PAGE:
I made this galette last week when Ari's family came over for dinner--I love galettes because you get all of the flavor of pie but without the hassle of making a double crust or worrying about shaping the dough exactly right (plus, I don't have a pie tin.) I'm loving our new kitchen too (and the fact that it's a separate room! And there's a DISHWASHER! If you've ever lived in New York, you know that's not something to be taken lightly.) We're still getting settled into our new little cottage, but it's really starting to feel like home.
Peach Galette (Adapted from Home Made Summer, a truly beautiful cookbook)
1 1/2 cups all-purpose flour
Pinch of salt
1 tablespoon sugar
9 tablespoons butter, very cold and cut into 1-inch pieces
1 tablespoons apple cider vinegar
3 (or more) tablespoons ice cold water
3-4 fresh peaches, pitted and sliced
Pinch of salt
4 tablespoons sugar
Zest of 1 lemon
For Crust: Combine flour, salt and sugar in the bowl of a food processor or a large mixing bowl. Add butter and finely pulse or mix by hand until the butter is about pea-size. Slowly mix in apple cider vinegar and drops of water until dough comes together but isn't too sticky. Form a disc and wrap in plastic, then refrigerate for at least 30 minutes.
Combine sliced peaches, sugar, salt and lemon zest in a large bowl and let sit for half an hour.
Preheat oven to 400 degrees. Remove dough from fridge, then roll out crust on a lightly floured surface until it's about 14 inches in diameter. Place on parchment paper on to pot a baking sheet, then pile fruit in the center and fold up the edges around the fruit. It's ok if it's not perfect! Bake for about 35 minutes, until fruit is bubbling and the crust is golden brown. Let cool slightly, then serve with crème fraîche or whipped cream.
In case there were any doubts that global warming is happening, it hit 90 degrees in New York this week. 90! After what felt like a week of beautiful spring weather, I guess it's already summer. Which is why you need this margarita in your life. I made these a few weeks ago when it was still feeling rather wintery and after the first sip, said to Ari, "These should be drank on a beach." (And not in a small first-floor apartment.) While I still agree with that sentiment, margaritas taste equally good after a long day at work when you need something not too sweet that goes down easy–preferably accompanied by some guacamole.
Margarita (Makes 1, very slightly adapted from PUNCH)
1 1/2 ounces blanco tequila
3/4 ounce orange liqueur (preferably Cointreau, but I used triple sec)
3/4 ounce lime juice
Salt (to rim the glass)
Prepare a coupe, cocktail or rocks glass with a salted rim if desired (to do so: rub a lime wedge around edge of glass. Pour coarse salt onto a small plate, then twist glass rim in salt until evenly covered. Tap off excess.) Add all ingredients to a cocktail shaker. Add ice and shake until chilled. Strain into prepared coupe or cocktail glass, or over ice into prepared rocks glass.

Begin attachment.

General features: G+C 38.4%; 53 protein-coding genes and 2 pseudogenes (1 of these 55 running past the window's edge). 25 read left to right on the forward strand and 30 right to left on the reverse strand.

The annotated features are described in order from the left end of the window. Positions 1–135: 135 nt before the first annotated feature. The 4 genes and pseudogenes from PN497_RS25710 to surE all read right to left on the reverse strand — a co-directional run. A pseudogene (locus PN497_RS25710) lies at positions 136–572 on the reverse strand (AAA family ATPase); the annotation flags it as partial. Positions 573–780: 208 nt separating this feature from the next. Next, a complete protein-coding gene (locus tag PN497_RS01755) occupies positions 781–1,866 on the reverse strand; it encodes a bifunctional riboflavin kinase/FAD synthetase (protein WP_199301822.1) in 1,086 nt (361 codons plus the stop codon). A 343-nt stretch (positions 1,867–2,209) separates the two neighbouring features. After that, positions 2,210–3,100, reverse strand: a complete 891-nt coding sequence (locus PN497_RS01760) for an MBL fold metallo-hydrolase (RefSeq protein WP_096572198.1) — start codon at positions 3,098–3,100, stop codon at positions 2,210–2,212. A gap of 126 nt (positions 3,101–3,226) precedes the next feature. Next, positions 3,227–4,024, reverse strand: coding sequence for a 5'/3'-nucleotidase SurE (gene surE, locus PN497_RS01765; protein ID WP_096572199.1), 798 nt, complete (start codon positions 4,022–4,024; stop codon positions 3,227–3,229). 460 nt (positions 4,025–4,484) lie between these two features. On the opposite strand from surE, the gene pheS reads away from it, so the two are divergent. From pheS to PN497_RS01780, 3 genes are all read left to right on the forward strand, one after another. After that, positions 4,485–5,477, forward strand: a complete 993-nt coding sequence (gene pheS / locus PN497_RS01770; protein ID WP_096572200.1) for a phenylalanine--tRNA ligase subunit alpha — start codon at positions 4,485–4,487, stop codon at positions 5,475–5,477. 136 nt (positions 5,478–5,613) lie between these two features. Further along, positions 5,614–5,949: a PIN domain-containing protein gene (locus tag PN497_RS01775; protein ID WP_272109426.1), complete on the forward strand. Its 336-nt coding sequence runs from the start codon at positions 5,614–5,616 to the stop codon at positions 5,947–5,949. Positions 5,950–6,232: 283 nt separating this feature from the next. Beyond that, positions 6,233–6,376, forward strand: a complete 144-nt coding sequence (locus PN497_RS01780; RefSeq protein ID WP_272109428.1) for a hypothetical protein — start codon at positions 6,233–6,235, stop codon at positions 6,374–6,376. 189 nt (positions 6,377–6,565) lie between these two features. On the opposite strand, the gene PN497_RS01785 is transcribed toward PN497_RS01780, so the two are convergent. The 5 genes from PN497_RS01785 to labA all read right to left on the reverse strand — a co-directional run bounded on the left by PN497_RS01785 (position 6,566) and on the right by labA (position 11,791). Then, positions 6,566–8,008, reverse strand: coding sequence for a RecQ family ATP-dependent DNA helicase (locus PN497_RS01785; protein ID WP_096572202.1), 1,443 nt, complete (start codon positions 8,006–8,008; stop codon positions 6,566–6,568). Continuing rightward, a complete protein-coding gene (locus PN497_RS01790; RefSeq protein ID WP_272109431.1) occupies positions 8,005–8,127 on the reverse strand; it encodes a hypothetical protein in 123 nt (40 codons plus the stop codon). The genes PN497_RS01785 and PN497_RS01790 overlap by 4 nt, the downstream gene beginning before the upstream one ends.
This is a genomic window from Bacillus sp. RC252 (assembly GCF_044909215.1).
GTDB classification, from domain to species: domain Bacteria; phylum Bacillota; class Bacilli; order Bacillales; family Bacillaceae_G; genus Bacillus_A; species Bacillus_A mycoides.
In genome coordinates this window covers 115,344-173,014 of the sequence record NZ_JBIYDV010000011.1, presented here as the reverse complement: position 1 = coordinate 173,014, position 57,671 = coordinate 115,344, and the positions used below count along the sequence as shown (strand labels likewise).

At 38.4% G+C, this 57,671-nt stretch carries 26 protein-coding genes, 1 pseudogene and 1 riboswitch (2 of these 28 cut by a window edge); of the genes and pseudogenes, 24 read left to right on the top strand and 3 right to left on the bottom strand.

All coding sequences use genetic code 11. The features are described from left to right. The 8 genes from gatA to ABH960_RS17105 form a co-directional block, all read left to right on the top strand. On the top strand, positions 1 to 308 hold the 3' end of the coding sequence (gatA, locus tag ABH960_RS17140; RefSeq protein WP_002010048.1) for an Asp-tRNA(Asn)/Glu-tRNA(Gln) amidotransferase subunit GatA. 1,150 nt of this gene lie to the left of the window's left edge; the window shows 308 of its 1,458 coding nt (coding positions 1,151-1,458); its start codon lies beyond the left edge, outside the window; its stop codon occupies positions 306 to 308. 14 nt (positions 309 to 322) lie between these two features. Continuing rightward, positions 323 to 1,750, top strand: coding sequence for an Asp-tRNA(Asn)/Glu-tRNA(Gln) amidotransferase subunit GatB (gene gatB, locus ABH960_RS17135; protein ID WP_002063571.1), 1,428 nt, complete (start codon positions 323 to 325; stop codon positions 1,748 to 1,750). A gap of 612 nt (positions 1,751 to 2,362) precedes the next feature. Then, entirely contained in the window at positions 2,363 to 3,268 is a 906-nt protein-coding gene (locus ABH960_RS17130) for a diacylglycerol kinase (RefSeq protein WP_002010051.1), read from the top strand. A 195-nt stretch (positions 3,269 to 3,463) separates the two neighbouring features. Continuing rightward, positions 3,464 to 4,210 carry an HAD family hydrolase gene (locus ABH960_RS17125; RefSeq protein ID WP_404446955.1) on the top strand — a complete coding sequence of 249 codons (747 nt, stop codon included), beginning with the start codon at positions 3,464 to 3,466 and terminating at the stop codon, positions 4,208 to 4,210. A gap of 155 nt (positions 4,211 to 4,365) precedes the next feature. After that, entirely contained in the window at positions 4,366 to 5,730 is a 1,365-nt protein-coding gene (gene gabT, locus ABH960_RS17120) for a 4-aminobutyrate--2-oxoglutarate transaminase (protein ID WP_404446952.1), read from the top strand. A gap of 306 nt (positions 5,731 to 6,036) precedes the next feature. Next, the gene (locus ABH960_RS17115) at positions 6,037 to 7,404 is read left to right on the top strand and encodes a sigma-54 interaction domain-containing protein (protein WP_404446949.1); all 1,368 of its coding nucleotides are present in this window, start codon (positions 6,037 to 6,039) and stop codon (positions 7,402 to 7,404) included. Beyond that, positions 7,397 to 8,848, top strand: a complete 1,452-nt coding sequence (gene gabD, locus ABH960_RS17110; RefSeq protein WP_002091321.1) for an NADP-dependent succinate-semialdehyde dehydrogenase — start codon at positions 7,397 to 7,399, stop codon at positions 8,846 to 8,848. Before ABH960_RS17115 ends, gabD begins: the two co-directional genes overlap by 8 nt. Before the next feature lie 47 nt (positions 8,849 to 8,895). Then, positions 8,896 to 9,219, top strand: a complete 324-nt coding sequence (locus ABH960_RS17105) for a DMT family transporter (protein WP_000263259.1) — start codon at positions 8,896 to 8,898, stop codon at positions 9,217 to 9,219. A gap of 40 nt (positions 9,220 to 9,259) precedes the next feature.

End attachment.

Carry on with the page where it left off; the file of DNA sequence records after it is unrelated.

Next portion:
With temperatures on the rise (finally!) in NYC, I'm looking forward to summery dinners–lots of salads and vegetables, fruit so juicy it doesn't need to be baked into a cake, dreaming of the day when I have a grill...you get the idea. I made this eggplant dip the other day for my book club and it would make a perfect start to any spring or summer dinner party (whether or not you have a grill) and is an unexpected alternative to the same old hummus and carrot sticks.
Make sure to char the eggplant thoroughly, it gives it this amazing smoky flavor you don't get from just roasting.
Charred Eggplant Dip (adapted from Food & Wine)
One 1 1/4-pound eggplant
2 large shallots, halved lengthwise
3 large garlic cloves
1 tablespoon extra-virgin olive oil
Salt and pepper, to taste
1/2 cup plain Greek yogurt
3 tablespoons fresh lemon juice
2 tablespoons minced cilantro
2 tablespoons minced mint
Preheat the oven to 375°. Roast the eggplant over an open flame until softened and charred, 12 minutes. Transfer to a baking dish. Add the shallots and garlic to the eggplant, drizzle with the oil and season with salt and pepper; roast for 35 minutes, until very tender. Let cool completely. Scrape the eggplant flesh into a colander to drain for 15 minutes; discard the skin.
Mince the eggplant, garlic and shallots; transfer to a bowl. Stir in the yogurt, lemon juice and herbs. Season the dip with salt and pepper and serve.
Crocuses and cherry blossoms are starting to bloom, and it's finally beginning to feel like spring. But since the nights will still be chilly for at least a couple of months, I love nothing more than kicking back to watch Netflix (we're currently burning through Deadwood) with a good cocktail. This classic drink, which I first had at my favorite neighborhood spot, Long Island Bar, is a slightly bitter take on the Manhattan (my other favorite). I wasn't a big fan of Campari until recently, but now I'm loving the bitter, complex notes it adds.
Boulevardier (makes one, recipe from PUNCH)
1 1/2 oz whiskey or bourbon